Certainly there have been denominational separation because of these beliefs but I am content to just believe God and get all this sorted out with the understanding I will have in the future!

Whether to worship on Saturday or Sunday

Strong views are held on this matter. My custom has always been Sunday worship. I am of the belief that the practice of the early church was to worship on Resurrection Day but I have met seventh day worshipers who I believe have earnest faith.

What one believs about the various endtimes viewpoints such as Pre-, mid-, post-trib rapture or Premill., Amill.,
Postmill., preterism.

Because of my background and who taught me I am pre-trib, pre-millinial but this matter should not separate!

Whether one holds that there is a continuation or cessation of the charismatic type gifts.

I have been influenced by and hold to the continuation viewpoint but nevertheless spiritually benefit from those who hold the cessationist outlook. Of course among what is considered charismatic there is a lot of variety

Whether baptism is for adults or infants.

I was raised in a church that practiced infant baptism and was baptized as an infant. I accepted Christ in high school and all my discipling has been of the belief in believer’s baptism (not necessarily adults)

Attitude toward divorce and remarriage (Still in agreement that marriage should be a livelong commitment but what to do about those who do divorce as Christians or come into the faith divorced)

This was a huge issue in our denomination about 30 years ago. Initially whether to accept into membership, then local church leadership then ministry.)

Whether to have musical Instruments in church.

All churches I have ever been a part of have used instruments but some Christians believe in singing w/o instruments.

How churches are governed (known as church polity), pastoral role, who owns the property, etc.

I have served churches governed congregationally. After seeing the property disputes of mainline churches that depart from the faith and then demand a huge settlement if a Bible faithful local church leaves the denomination to keep there own building I would not support such a method!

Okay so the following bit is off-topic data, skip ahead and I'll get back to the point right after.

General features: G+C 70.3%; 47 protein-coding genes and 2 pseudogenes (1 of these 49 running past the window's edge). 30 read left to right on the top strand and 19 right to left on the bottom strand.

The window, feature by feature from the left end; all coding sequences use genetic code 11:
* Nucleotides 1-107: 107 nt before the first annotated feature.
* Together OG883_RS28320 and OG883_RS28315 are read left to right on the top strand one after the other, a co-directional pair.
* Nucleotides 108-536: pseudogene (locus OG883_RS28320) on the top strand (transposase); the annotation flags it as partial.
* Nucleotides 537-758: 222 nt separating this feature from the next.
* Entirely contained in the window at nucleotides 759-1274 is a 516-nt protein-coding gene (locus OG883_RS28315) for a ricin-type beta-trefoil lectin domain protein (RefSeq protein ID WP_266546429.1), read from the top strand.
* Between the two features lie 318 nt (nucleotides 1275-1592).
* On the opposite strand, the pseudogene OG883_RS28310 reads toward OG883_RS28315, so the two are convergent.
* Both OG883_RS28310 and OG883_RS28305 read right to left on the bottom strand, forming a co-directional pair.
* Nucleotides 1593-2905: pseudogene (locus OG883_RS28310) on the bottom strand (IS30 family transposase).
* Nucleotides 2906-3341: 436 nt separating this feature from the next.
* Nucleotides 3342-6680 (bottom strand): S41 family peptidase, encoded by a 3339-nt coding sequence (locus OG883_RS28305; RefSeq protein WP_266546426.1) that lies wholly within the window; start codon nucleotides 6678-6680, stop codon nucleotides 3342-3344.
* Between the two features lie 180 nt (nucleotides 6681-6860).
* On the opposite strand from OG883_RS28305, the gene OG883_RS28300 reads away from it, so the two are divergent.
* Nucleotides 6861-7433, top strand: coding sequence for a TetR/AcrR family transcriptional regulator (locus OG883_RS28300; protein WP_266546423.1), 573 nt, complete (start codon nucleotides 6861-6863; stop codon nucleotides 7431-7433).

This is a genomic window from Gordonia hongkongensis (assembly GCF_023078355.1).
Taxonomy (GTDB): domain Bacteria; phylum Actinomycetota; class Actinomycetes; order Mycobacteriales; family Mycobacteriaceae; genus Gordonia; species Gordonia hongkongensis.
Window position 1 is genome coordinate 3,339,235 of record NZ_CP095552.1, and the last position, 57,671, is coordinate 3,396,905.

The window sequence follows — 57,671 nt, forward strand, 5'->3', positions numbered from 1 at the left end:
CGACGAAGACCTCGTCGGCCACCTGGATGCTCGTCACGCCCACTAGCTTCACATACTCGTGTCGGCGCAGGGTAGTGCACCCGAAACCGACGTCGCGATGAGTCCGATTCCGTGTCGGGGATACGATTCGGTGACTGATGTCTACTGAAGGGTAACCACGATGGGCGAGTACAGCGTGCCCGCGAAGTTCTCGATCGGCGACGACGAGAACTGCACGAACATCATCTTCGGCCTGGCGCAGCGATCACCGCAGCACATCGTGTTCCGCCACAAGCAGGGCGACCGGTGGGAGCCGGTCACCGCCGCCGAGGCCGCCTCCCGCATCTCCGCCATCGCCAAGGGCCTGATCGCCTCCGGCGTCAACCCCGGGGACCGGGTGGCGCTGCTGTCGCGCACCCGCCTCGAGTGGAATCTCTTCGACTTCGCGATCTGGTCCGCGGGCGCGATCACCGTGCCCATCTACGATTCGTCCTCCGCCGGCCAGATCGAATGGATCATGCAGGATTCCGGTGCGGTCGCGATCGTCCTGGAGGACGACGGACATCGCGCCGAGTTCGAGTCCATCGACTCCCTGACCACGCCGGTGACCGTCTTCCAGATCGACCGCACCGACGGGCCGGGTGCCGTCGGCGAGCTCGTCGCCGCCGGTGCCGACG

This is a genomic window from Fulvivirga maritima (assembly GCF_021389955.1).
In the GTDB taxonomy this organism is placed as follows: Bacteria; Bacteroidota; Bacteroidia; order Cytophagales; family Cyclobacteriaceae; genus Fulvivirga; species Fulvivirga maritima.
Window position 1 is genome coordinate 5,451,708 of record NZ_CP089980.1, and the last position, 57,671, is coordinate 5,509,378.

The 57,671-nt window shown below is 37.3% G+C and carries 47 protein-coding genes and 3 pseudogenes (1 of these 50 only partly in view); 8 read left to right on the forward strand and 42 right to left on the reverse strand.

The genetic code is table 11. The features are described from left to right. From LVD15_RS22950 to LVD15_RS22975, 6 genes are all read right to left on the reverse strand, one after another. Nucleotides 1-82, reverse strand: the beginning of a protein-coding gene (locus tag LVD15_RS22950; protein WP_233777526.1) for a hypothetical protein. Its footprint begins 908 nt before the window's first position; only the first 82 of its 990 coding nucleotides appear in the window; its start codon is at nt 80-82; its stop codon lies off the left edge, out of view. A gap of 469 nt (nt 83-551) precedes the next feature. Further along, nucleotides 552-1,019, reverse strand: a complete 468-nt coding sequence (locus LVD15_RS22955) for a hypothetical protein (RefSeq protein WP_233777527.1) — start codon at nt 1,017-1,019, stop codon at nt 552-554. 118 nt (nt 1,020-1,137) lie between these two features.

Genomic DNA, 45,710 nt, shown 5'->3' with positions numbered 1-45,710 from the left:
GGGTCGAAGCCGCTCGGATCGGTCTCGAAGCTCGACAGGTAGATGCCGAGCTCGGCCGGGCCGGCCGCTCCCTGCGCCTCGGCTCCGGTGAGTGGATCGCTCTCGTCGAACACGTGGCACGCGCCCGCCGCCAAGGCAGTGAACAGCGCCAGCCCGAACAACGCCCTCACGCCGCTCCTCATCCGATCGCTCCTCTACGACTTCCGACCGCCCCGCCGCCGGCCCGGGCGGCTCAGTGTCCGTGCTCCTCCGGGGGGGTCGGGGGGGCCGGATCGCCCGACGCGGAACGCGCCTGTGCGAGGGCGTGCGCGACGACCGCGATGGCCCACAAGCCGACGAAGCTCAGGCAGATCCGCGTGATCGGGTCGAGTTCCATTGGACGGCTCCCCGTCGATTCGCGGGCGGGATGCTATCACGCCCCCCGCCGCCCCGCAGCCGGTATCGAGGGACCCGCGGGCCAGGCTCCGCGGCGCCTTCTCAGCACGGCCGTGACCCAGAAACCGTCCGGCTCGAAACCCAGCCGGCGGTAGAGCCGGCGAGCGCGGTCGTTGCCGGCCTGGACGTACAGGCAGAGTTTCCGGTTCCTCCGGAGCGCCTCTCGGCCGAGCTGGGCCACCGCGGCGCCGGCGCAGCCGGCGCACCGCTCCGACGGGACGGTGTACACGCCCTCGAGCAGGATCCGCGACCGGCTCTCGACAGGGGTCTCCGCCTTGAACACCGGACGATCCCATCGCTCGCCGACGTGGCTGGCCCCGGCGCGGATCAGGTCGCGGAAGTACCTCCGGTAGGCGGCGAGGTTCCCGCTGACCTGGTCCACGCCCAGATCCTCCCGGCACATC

Moderate use of alcohol

We were both raised in homes and have practiced abstinence from alcohol. This was (and still officially is) the viewpoint of my denomination as well as many others. I realize now there is a current “liberty” outlook among many Christians, especially younger, now hold. That is drinking in moderation is fine. But we have no regrets in holding and teaching a view that abstinence is the best policy. I can see no evidence that drinking alcohol has become safer and makes life better but I have seen plenty of evidence otherwise!

Body tattoos and piercings

My have things changed! This may also go in the category below. I have several friends with earnest faith who have chosen this.

View of modern Israel

In my circles we tend to support Israel in part due to the Bible prophesies, in part due to the history of oppression of the Jewish people, in part a tiny nation surrounded by enemies although amazingly others are called them the underdog! I recently had a discussion with a man who sees Israel as the aggressor.

Justice/compassion view of liberal Christians

Liberal Christians tend to assert they hold the view of justice and compassion and thus conservative are not for justice and compassion. This is not true but rather what we see as just and compassionate. But it’s
easy, and sadly in our sound-bite age effective, for them just to assert, “you just don’t care about people.”

I am sure there are many other doctrines and practices that fit into this category

4) Secondary non-essentials (although I realize this is the 4th category) These are issues that people may have very strong feelings about and may even influence the type of church one attends. These issues vary by denomination and even within denominations, background, region and age. Some issues important to some are never even considered by others. However these are not issues that determine salvation.In my pastor’s message this last Sunday this is the category he was speaking of.

Whether to practice Communion weekly, monthly, quarterly, or annually.

This is a preference. In the denomination I served as pastor the custom in most churches was monthly. The church I presently attend it seems is quarterly. To me I prefer at least quarterly

Music style in church (hymns or choruses, traditional or contemporary, what types of instruments, etc, etc, etc!!!)

For the record my preference is congregationally dominant vocals, although I am not opposed to instruments (I can sure do without loud drums though!) I enjoy singing music from all generations including our own., that is old hynms and doctrinally sound contemporary